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Is My Unborn Child at Risk for Cerebral Palsy?

Published on Mar 27, 2017 at 5:00 pm in Birth Injury.

Cerebral palsy is a congenital disorder that affects movement, muscle tone, muscle coordination, and posture.  It is a common disorder that produces more than 200,000 new cases in the United States every year.  It is typically caused by damage to the brain before or at birth.  It is a chronic disorder that can last for years or even a lifetime.  Currently there is no cure for Cerebral Palsy, but treatment is available that may help symptoms subside.

Cerebral Palsy risk factors are events, substances, or circumstances that increase the risk of developing Cerebral Palsy.  Just because your baby has one of the risk factors, it does not mean that they will surely have the disorder.  And the absence of risk factors does not guarantee that they will be spared.  Your knowledge of potential risk factors can help keep your baby safe.

Many experts recommend meeting with a physician prior to becoming pregnant to receive a complete reproductive health assessment.  Social habits, medical history, exposure to prescription medications, and exposure to harmful chemicals and recreational drugs are all possible risk factors that can be determined before pregnancy.

Blood tests can be performed to determine any potential ABO and RH blood incompatibilities between mother and baby.  Treatment can be performed at 28 weeks gestation to prevent a blood incompatibility from becoming an issue.  Blood incompatibilities that are undetected before birth can cause a newborn to develop jaundice.  Jaundice is dangerous, yet common and treatable.  Medical treatment should be performed at the first sign of yellow discoloration.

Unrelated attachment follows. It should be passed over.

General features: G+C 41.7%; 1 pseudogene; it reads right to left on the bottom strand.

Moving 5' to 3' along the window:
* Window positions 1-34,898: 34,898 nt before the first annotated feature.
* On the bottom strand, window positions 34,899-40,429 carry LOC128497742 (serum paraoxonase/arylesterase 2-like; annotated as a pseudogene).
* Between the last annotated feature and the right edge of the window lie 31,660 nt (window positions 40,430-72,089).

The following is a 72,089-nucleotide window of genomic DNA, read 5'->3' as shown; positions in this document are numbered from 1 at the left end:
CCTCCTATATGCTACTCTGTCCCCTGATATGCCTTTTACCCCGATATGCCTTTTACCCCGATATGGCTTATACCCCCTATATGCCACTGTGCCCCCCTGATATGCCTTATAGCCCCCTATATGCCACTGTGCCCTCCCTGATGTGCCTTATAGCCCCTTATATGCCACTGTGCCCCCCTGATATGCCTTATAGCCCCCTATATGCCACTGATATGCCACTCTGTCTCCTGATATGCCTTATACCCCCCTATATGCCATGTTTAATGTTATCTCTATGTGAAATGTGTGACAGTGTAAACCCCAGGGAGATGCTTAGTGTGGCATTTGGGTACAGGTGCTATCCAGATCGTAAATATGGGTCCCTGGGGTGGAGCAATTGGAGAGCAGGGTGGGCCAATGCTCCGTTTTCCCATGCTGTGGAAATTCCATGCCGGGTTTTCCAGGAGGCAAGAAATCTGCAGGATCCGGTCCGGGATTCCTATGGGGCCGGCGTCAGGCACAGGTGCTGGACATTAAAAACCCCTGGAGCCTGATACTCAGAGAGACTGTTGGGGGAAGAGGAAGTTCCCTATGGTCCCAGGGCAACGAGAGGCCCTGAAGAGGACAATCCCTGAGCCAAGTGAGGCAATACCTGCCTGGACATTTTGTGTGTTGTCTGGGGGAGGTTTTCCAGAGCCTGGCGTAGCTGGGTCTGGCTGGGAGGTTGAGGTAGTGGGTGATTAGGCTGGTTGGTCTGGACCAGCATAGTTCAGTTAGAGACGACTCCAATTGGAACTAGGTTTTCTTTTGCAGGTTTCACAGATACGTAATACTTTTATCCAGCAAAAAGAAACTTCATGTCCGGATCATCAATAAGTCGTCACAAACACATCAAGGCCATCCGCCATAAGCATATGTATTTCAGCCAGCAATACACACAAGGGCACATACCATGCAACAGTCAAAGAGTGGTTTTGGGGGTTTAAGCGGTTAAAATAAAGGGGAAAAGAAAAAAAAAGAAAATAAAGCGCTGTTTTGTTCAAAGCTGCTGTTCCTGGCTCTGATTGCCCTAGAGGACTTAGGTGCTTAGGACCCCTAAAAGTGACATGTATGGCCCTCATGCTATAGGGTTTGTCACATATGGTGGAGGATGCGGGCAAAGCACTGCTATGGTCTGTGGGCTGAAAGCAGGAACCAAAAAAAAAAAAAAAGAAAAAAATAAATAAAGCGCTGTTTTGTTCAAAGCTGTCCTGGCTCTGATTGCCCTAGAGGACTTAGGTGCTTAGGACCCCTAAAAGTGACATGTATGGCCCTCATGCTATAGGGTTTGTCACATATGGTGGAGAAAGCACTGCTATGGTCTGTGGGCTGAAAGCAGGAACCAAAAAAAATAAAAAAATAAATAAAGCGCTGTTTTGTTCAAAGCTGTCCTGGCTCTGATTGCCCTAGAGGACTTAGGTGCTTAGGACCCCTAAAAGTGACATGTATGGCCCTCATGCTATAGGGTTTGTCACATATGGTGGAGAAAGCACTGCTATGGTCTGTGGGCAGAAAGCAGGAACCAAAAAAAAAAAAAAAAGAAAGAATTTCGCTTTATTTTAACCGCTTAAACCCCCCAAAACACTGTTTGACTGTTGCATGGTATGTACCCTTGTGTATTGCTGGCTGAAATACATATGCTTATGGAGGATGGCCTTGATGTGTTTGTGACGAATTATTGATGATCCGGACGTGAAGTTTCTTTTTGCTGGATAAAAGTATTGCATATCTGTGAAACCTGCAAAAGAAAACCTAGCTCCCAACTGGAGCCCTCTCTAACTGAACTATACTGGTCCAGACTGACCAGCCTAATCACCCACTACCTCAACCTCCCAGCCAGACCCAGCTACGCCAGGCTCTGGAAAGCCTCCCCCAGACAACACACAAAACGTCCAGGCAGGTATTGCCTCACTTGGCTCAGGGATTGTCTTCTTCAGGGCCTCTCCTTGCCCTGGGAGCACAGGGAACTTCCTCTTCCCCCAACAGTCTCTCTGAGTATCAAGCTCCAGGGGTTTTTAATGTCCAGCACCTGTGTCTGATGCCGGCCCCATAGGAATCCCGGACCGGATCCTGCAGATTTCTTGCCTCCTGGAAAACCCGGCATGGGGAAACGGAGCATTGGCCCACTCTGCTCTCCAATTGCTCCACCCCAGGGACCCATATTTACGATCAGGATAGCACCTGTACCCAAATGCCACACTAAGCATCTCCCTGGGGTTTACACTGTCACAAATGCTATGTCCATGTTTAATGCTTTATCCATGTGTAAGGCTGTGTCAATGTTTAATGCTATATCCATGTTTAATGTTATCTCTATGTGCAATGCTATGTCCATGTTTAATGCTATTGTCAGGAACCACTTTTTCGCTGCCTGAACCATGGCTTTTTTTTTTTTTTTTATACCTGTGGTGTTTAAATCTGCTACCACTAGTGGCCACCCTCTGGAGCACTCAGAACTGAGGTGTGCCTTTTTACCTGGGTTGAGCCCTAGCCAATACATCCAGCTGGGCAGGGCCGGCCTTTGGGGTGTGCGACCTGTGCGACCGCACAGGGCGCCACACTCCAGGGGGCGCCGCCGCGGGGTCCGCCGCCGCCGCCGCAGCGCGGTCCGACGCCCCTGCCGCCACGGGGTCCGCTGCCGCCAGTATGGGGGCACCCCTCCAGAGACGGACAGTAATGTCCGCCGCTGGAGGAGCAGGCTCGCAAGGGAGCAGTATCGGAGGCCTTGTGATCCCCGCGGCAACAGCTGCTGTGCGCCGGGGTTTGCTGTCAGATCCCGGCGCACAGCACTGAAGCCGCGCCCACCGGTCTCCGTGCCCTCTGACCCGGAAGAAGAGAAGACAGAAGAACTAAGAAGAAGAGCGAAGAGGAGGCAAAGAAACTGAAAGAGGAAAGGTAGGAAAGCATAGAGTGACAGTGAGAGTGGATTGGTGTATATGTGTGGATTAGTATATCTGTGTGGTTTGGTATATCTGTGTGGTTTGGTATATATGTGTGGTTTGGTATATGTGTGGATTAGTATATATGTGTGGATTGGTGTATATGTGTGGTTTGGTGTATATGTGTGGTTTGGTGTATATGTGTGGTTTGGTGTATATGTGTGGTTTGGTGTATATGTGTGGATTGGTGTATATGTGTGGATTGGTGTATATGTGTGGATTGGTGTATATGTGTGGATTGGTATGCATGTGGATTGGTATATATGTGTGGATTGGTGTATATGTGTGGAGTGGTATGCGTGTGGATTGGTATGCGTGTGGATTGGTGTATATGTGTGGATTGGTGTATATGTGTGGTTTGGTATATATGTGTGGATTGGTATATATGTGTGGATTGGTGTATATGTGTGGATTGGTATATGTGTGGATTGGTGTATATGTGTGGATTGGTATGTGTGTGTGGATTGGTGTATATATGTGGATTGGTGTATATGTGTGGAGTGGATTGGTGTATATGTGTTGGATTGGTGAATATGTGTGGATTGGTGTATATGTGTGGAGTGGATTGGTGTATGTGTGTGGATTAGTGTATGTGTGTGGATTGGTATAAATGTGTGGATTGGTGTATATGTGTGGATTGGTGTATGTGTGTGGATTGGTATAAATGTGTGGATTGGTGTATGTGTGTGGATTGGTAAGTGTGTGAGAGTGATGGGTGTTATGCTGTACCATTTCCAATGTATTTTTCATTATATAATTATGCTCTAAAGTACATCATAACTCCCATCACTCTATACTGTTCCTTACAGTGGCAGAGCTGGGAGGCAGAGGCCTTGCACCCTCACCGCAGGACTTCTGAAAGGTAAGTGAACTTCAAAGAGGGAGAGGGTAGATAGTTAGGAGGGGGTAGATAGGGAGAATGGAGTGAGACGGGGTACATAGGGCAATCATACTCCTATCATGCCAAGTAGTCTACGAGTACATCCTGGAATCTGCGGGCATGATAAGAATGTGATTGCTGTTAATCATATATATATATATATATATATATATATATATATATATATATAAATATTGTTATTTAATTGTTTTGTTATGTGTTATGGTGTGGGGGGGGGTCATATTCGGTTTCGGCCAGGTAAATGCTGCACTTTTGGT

Premature birth is a significant risk factor for Cerebral Palsy.  Premature birth is when a baby is born before 37 weeks gestation time.  A baby who is born premature often does not develop any differently than a baby born at full term.  However, the likelihood of developing Cerebral Palsy increases when a baby is born too early.

Infection and fever in an unborn baby, newborn, or pregnant mother increases the likelihood that a child will develop Cerebral Palsy.  Bacterial infection, viral infection, fungal infection, and sexual transmitted disease are all risk factors.  Pregnant mothers should be monitored by their physician and treated immediately if any sign of infection is present.

Oxygen deprivation and other birth complications increase a child’s risk of developing Cerebral Palsy.  When the brain receives inadequate supply of oxygen for a period of time, brain damage can occur.  Problems with the umbilical cord, excessive bleeding, and prolonged traumatic delivery are all complications that can occur at birth and cause brain damage.  Delivering physicians are responsible for monitoring a laboring mother and performing emergency cesarean deliveries to prevent these complications from happening.

Physicians are responsible for administering proper treatment to mother and baby throughout the entire pregnancy and delivery process.  Proper medical monitoring and treatment can dramatically reduce the risk of a child developing Cerebral Palsy.  Failure to diagnose and treat problems during pregnancy and failure to properly monitor a laboring mother is negligent behavior on behalf of the physician and can leave them liable for a child developing Cerebral Palsy.

If you or someone you love has developed Cerebral Palsy as a result of improper medical care or defective medical equipment, Bey & Associates, Atlanta, GA Cerebral Palsy lawyer is here to help.  Our legal team is experienced in medical malpractice cases that have resulted in child development of Cerebral Palsy.  Contact Bey & Associates today for a free, no-obligation consultation of your case.